Dr. Bailey says the test is now in use by a number of low-vision and retinal specialists who see patients with severe visual impairment, as well as by the International Paralympics Committee and the International Blind Sports Association. The test is not currently reimbursable, although it is easy to administer and inexpensive to purchase (around $200 at precision-vision.com). The University of California, Berkeley receives royalties for any sales, which are used to support low-vision research at the university.
The SKread Test
The SKread test is another handheld-card test, designed to help doctors evaluate a patient’s functional visual status by providing key information about the location of scotomas that are interfering with the patient’s ability to recognize words. The test was developed at the Smith-Kettlewell Eye Research Institute in San Francisco.
The test features two handheld charts, each with 14 paragraphs consisting of the same number of words and letters displayed in three lines, using the same format as the commonly used MNread test. The text is high-contrast black type on a white background; type sizes range from eight times larger than newsprint down to 0.4 M (less than half the size of newsprint). In contrast to standard reading tests, the SKread uses a series of common, random words that do not form sentences with meaning. The words and letters are chosen to be easily confused, which facilitates errors that can reveal the location of a scotoma. For example, the inclusion of single letters facilitates misidentification of two-letter words as a single letter, and many words can be read as other words if the reader fails to see the first or last letter (e.g., swing or theme). The subject can take the test using a magnifier if necessary.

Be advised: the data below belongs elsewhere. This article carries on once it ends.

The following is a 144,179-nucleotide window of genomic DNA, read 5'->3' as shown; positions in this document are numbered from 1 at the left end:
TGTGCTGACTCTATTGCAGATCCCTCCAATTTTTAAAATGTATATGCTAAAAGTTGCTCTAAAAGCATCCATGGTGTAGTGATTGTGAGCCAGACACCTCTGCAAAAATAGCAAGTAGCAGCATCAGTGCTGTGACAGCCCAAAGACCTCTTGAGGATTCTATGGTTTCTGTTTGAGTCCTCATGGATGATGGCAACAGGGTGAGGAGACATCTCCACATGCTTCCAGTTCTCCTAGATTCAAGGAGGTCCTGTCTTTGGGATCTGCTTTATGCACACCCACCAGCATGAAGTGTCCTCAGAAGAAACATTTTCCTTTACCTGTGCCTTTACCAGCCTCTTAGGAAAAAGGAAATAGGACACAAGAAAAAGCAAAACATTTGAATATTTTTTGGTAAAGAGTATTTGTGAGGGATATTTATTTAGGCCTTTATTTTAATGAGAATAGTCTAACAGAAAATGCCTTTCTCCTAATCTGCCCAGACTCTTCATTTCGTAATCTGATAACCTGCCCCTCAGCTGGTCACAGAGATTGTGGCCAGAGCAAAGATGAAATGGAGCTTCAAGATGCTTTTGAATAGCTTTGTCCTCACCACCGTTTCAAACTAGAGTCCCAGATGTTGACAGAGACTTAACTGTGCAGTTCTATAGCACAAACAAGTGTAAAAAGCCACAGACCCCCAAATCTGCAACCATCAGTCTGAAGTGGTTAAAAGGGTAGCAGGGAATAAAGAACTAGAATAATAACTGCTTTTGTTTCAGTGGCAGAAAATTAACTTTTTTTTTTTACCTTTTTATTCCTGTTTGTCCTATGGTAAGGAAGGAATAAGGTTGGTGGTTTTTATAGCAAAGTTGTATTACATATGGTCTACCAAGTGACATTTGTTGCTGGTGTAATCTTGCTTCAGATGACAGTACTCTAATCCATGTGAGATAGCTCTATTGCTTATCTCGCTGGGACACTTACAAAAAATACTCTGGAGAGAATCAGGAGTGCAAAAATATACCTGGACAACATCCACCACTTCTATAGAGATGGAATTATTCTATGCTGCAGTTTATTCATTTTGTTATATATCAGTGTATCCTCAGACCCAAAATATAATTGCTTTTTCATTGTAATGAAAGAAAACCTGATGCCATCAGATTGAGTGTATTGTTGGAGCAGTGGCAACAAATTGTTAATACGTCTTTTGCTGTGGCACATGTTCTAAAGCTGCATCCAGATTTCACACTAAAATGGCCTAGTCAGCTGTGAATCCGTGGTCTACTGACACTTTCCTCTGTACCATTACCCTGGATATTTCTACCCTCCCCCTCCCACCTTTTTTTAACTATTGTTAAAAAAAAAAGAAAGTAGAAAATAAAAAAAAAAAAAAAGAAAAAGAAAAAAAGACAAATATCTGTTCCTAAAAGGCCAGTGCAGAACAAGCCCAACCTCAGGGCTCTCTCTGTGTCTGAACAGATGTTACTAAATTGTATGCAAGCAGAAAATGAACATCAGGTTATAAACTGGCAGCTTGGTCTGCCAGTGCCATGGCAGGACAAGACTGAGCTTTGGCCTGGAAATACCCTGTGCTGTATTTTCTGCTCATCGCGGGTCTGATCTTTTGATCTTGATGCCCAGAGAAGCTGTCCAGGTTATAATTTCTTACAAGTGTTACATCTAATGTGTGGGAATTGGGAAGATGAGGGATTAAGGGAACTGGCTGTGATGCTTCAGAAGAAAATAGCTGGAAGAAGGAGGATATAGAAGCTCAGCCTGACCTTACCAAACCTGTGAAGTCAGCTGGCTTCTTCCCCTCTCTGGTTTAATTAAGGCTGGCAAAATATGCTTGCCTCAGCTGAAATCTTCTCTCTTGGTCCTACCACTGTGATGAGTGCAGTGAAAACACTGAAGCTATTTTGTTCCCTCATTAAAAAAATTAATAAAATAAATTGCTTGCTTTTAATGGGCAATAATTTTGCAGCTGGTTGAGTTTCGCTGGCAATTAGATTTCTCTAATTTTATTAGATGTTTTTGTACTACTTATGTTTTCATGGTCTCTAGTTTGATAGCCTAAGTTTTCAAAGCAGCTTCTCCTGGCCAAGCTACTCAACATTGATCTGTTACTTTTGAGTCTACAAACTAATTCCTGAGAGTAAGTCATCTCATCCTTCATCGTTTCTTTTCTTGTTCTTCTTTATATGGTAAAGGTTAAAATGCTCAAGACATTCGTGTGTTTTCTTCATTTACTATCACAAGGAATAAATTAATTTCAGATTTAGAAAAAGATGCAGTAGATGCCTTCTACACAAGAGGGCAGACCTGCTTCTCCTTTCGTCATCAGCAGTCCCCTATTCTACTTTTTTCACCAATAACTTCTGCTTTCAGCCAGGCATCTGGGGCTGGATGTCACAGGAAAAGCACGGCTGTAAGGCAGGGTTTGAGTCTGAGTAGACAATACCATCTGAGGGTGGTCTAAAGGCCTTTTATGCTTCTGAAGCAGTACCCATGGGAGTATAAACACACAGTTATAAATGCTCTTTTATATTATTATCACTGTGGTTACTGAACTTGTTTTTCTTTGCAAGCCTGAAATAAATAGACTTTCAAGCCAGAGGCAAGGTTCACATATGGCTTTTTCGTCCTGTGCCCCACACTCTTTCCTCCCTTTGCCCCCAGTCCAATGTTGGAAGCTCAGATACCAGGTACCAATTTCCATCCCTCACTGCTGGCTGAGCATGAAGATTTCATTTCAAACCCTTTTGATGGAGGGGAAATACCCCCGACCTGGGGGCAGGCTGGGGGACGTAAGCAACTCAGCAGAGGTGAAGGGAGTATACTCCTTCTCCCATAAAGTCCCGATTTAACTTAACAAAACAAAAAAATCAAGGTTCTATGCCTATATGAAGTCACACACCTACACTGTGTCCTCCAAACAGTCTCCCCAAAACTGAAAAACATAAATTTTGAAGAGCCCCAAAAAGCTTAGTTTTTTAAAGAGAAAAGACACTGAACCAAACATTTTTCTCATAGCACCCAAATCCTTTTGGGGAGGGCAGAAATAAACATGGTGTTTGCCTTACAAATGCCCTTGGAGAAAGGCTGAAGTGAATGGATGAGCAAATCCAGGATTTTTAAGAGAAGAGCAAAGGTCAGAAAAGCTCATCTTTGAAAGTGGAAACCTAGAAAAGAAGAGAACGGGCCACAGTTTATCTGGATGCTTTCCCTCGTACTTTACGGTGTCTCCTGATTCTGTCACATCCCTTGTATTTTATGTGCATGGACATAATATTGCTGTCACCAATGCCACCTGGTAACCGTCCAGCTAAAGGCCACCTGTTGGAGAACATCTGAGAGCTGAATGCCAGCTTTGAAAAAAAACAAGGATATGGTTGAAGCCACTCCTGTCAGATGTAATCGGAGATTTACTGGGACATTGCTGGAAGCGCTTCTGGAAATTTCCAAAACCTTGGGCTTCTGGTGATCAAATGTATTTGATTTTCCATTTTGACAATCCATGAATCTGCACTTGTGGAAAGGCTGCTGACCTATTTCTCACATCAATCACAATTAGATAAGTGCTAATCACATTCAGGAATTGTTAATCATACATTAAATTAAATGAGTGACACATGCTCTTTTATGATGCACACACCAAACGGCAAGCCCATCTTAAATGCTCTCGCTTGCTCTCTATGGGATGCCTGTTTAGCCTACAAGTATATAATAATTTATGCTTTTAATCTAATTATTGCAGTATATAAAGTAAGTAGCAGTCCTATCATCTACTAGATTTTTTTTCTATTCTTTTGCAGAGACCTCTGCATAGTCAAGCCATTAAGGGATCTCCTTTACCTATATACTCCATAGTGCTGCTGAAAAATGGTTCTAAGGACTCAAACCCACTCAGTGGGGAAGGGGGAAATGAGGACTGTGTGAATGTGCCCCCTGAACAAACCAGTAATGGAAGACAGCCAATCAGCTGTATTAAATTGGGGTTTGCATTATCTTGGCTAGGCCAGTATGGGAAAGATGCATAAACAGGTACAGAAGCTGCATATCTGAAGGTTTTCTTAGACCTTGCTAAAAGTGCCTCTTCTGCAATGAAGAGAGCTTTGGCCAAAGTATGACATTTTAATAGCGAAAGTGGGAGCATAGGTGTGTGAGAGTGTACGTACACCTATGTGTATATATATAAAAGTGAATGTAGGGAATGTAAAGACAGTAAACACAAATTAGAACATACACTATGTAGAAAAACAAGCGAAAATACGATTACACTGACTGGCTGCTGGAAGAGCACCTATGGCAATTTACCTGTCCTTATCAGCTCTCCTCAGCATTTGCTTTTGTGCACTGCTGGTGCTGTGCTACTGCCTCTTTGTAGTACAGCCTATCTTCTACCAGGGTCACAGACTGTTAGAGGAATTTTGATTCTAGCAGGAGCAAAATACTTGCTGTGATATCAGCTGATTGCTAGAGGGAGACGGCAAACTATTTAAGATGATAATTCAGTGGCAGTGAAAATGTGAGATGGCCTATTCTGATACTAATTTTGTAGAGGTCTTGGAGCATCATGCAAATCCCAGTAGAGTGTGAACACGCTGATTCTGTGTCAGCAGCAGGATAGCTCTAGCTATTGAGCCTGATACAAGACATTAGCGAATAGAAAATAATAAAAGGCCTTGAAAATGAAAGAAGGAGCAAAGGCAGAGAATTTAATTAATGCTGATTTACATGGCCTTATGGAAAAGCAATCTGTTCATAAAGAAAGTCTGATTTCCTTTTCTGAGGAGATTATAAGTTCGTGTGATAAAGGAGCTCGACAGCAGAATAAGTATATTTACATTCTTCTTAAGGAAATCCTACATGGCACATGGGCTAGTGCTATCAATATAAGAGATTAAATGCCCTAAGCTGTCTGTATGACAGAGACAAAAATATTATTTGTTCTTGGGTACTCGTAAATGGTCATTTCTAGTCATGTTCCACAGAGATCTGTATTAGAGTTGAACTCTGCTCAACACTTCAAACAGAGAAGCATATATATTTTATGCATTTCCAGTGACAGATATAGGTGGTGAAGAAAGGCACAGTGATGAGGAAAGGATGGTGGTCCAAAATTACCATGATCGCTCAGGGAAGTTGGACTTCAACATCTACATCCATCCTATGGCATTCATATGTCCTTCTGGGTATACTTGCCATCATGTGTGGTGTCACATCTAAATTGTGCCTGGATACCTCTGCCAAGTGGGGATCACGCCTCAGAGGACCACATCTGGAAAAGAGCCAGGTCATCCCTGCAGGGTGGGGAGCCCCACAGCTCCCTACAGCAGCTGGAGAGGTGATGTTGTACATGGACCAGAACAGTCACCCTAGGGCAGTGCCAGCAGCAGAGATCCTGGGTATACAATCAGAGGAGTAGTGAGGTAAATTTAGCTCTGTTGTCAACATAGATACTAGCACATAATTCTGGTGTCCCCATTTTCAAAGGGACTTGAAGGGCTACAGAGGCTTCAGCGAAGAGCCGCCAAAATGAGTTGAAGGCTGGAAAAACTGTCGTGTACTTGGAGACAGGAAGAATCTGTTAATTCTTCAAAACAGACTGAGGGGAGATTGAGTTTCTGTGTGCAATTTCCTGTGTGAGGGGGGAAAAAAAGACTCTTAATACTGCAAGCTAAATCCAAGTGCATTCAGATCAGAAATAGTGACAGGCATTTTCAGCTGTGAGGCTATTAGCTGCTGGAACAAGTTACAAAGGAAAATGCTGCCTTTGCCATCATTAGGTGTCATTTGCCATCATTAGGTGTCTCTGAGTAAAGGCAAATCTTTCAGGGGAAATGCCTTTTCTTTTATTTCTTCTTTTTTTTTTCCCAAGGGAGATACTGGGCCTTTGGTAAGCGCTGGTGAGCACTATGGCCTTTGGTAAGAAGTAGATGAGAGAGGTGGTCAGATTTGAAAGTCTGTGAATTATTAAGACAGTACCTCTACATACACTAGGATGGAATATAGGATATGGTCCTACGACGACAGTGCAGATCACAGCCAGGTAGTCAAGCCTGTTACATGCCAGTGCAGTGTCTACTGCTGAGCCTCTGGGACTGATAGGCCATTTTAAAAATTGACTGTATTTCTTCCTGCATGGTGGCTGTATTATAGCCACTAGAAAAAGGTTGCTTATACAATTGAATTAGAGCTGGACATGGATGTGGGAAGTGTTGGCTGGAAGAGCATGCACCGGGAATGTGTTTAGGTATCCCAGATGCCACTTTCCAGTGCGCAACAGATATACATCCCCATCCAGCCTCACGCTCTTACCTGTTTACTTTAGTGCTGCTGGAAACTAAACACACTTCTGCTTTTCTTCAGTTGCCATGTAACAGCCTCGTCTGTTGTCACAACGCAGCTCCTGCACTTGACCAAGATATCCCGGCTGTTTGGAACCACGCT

“The number and type of errors reveal a pattern,” he continues. “If the patient drops a letter at the beginning or end of the word, that implies that the patient has a dense scotoma to the left or right of whatever location in the retina he uses to fixate—the fovea, or a preferred retinal locus.” Dr. MacKeben says the person giving the SKread test can mark errors on a score sheet while the patient is reading because patients read it much more slowly than normal text.
The test quickly reveals a patient’s functional status and can be used to monitor the patient’s progress and can guide treatment choices. (If a patient has a scotoma, simply providing magnification or new glasses won’t solve the problem.) The test can also help patients by explaining the reason they’re having difficulty with tasks such as reading.
To check the viability of the test, Drs. Fletcher and MacKeben performed monocular tests on 305 eyes (patient ages 16 to 97), of which 227 had diagnosed pathology and 136 had dense scotomas. Test-retest reliability was good (coefficient of repeatability: 0.543). Reading speed was much slower than in a test such as the MNread, and the number of errors was far greater, especially among patients with maculopathies. (Speed and errors did not correlate strongly with age, educational level or visual acuity.)
Finally, Drs. Fletcher and MacKeben used scanning laser ophthalmoscopy to see whether the scotomas were located where the test predicted. “We were able to verify objectively where the scotoma was in 111 patients,” says Dr. MacKeben. “We found a very high correlation with the results of the SKread test.”
The SKread test costs less than $150, available at precision-vision.com. REVIEW